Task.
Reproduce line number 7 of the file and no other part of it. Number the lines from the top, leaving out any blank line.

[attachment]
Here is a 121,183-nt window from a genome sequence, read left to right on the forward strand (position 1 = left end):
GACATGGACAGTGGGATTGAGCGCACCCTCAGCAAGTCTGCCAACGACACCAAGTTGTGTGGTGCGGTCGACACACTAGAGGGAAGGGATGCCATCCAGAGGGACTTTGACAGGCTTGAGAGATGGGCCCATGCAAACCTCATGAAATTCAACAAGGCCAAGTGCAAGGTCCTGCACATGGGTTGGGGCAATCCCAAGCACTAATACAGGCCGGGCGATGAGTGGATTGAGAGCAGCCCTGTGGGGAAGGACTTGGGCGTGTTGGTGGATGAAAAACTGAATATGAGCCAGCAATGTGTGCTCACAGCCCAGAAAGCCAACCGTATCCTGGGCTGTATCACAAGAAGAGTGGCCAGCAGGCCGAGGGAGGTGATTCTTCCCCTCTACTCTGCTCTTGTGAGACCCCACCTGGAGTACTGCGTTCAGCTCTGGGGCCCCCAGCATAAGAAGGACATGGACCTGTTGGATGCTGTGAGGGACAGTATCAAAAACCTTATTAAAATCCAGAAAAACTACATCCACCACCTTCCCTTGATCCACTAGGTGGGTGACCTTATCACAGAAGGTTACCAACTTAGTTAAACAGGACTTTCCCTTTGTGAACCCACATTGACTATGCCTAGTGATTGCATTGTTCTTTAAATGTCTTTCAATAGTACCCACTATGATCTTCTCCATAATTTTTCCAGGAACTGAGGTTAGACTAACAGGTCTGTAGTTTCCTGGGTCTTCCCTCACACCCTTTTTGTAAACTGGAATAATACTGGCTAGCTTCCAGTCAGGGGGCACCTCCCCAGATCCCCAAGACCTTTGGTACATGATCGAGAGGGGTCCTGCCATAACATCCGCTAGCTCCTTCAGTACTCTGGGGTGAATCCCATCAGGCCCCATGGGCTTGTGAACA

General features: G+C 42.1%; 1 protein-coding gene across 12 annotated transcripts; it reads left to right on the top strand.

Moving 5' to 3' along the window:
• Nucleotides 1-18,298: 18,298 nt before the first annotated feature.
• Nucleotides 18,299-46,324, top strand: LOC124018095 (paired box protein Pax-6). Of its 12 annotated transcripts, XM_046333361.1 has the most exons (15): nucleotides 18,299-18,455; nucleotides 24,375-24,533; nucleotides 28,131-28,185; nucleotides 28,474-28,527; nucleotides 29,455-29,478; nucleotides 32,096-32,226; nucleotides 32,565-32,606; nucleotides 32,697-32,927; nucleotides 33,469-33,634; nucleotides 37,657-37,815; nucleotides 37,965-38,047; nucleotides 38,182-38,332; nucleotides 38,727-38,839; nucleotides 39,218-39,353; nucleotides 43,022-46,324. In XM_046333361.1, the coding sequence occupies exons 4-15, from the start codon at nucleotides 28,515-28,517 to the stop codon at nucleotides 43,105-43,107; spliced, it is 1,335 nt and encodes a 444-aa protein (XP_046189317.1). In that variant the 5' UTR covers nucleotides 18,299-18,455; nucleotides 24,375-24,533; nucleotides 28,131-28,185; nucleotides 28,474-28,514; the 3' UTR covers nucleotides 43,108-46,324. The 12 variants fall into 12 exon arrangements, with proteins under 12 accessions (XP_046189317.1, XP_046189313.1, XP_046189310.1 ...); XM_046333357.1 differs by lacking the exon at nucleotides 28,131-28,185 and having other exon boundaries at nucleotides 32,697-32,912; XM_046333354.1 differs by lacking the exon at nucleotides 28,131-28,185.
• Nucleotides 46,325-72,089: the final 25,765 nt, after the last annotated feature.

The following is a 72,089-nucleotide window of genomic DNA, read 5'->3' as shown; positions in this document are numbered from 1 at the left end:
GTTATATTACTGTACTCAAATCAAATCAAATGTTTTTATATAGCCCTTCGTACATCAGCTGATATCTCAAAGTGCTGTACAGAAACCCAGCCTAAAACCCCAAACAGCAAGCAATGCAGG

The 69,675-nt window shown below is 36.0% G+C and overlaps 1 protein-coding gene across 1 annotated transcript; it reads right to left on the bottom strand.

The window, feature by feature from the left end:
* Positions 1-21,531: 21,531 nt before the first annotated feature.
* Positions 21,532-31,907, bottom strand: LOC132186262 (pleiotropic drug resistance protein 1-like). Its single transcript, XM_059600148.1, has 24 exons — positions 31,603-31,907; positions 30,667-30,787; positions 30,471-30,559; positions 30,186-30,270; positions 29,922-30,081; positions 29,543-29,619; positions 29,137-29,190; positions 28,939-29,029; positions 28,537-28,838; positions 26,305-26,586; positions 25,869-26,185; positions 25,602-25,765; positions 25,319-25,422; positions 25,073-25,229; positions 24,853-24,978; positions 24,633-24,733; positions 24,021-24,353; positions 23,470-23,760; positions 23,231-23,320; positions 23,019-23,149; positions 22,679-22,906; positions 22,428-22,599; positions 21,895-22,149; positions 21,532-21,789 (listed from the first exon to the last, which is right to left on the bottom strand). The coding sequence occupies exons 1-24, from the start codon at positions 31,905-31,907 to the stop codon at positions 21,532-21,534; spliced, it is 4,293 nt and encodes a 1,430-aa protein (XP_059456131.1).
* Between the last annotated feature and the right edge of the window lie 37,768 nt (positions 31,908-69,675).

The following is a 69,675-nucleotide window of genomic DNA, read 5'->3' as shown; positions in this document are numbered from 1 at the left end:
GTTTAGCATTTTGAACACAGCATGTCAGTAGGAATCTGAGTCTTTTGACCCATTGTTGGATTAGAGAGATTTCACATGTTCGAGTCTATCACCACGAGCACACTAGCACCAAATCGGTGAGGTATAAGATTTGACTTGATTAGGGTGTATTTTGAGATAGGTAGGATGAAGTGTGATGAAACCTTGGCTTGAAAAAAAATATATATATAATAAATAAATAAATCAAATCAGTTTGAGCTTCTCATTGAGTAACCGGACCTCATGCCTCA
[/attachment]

• Nucleotides 46,325-72,089: the final 25,765 nt, after the last annotated feature.